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Are you interested in being featured as a box owner, trainer/coach, or athlete? I’d love to hear from you! Click “Contact Us” at the top of the WOD Tales page (or in the right-hand column) and I’ll get in touch!

Doctor Interview – Scott Mills

When I had a chance to learn more about Dr. Kurt last week, he reached out to a doctor friend of his – Dr. Scott Mills – to possibly do an interview as well. As a result, Dr. Scott was nice enough to answer a few questions about his perspectives on CrossFit, medicine, and more! (Thanks Kurt!)

Q: Can you tell us a little about yourself?

I am a sports focused chiropractor currently at Plexus Performance Care in New Jersey, but relocating soon to San Francisco with my bride, Diane Sanfilippo (known from Balanced Bites and Practical Paleo). In addition to my Doctor of Chiropractic degree, I hold a Master’s degree in Exercise Science and worked as a collegiate Certified Athletic Trainer for 6 years prior to my chiropractic career.

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Q: What is your main focus or goal as a medical practitioner?

Any sound treatment plan must be applied knowing the root cause of the problem. I find that a lot of practitioners learn and use a whole host of treatment options, but overlook a thorough analysis. Therefore, my goal is to find out what is really causing the current complaint. The misconception is that if the patient’s shoulder hurts, the problem is somewhere in the shoulder. This is often not the case. I use a three-prong approach when assessing conditions and determining an appropriate care plan: Is there a movement fault? Is there a soft tissue adhesion/lesion? Is there underlying neuromotor imbalance? The answers to these questions dictate the treatment. This is what I call Performance Care. It’s quick, effective and for my athletes it means resuming the activity they love.

The other part of my practice is equipping people with knowledge to help themselves. That’s why I started the “2 Minute Fix” video series on my YouTube channel. These short videos act a reference for people who want to participate in their recovery at home. I cover everything from sciatica, to carpal tunnel syndrome and plantar fasciitis with new videos going up every month.

Q: What brought you to CrossFit?

I remember in 2007 I was in my first year of Chiropractic College and I saw a few people in our gym doing some bizarre looking workouts. They said it was CrossFit, but I just kept doing my same old lame lifting routine. (As an aside, one of those people is now in the CrossFit games on team OPEX Red heading to Carson City.)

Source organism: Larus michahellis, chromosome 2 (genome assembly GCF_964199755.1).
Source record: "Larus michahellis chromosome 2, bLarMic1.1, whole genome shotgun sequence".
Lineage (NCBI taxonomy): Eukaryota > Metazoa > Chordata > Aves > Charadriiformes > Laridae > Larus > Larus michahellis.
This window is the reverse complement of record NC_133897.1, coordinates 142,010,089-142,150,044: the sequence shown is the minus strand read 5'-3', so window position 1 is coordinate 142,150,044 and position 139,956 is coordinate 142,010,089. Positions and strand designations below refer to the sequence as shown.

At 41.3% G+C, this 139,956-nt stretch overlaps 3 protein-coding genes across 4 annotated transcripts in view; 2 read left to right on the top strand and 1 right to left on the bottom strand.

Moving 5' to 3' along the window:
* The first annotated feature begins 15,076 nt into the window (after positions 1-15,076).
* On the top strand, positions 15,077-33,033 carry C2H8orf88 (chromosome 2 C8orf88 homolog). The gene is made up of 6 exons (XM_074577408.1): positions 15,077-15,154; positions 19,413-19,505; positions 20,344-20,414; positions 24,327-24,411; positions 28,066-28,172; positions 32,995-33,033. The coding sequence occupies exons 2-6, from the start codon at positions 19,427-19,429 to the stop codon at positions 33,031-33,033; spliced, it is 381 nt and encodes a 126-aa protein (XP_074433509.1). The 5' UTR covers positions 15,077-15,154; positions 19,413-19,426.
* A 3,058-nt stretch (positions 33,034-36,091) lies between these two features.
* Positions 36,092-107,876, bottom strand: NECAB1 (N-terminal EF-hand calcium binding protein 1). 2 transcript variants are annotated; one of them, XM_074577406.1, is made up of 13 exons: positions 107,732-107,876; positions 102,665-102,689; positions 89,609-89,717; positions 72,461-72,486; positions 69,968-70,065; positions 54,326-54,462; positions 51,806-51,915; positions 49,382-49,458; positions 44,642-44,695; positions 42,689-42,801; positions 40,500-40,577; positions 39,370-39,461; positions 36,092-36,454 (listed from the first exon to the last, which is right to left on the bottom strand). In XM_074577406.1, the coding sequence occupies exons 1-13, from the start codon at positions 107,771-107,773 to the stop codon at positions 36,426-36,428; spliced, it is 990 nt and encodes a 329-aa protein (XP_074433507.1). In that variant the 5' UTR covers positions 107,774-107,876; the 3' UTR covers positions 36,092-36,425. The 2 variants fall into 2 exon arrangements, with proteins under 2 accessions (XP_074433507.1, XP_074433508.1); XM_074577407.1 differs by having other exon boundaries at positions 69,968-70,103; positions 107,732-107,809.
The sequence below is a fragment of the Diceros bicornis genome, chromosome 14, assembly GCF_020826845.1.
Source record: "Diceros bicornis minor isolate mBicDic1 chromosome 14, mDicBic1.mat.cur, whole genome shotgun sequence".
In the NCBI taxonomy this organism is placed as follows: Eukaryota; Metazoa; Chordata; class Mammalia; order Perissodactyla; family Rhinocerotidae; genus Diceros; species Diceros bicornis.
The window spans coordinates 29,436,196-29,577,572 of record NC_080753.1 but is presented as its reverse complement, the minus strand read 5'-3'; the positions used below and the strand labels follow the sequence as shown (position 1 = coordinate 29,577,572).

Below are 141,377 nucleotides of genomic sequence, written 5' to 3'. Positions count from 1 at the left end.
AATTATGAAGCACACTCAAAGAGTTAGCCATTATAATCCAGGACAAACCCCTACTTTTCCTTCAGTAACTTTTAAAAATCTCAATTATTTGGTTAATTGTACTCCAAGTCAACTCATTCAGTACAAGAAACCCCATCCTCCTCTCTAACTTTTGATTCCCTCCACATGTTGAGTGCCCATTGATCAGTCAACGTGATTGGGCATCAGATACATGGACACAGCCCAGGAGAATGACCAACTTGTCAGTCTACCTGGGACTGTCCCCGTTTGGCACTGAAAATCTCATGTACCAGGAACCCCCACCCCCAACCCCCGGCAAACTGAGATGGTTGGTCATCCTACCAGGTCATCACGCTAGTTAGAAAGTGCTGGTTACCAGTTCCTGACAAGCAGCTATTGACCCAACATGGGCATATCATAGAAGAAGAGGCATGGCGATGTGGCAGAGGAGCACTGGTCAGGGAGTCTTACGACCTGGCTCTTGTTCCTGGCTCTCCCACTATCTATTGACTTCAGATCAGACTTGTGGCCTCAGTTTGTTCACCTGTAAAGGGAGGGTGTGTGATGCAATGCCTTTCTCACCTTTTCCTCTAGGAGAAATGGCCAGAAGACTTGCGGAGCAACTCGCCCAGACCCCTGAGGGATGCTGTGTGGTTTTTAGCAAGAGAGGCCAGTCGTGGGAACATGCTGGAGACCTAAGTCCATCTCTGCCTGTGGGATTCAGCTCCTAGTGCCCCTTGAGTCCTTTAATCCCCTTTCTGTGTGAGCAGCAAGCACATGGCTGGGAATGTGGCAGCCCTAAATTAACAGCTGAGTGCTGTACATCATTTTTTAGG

Fast forward to 2012 when Diane introduced me to her box, Brazen Athletics CrossFit Link in Fairfield, NJ. I remember the first workout I did with a class I finished dead last. I couldn’t even overhead squat a PVC pipe with good form. I guess that pretty much proved to me that even as a lifelong athlete, I had a lot to learn and had hit a stale spot in my fitness life. So I jumped in and have never been stronger, fitter, happier or healthier.

dr scott deadlift

Q: As a medical practitioner, what do you think is the most misunderstood part of the CrossFit experience? And how would you correct that misunderstanding?

Of course the obvious answer is the misunderstanding of injury risk. Truthfully, I don’t care to change the perception. People will always engage in confirmation bias when it comes to this topic. That goes for both sides of the argument. We see what supports our beliefs and are blind to whatever doesn’t fit our narrative. Since I see it from both sides as an athlete and a practitioner caring for these athletes, I will say that when applied correctly, CrossFit can help people be healthier and overall reduce their risk of lifestyle disease. When applied incorrectly, it can lead to injury – just like every other training modality. Take running for example: long distance runners have a very high injury incidence, and yet when proper running mechanics are teamed up with good programming, running can have an overall positive healthful impact. Especially when compared to sitting on a couch.

In CrossFit, appropriate application means a longer, slower introductory phase for many people. You can’t take a desk jockey with a 25% reduction in shoulder abduction and expect them to overhead squat or full snatch on day 1, or day 21 for that matter. It also means smart programming, solid coaching that covers points of performance at the beginning of every WOD, and coaches skilled enough to recognize when an athlete needs a modification.

And finally, you need providers that understand an athlete’s body and mindset. If a practitioner’s best advice is “if it hurts, don’t do it,” they are missing the big picture. People in this realm want to continue to train and progress, and simply removing activity isn’t good enough.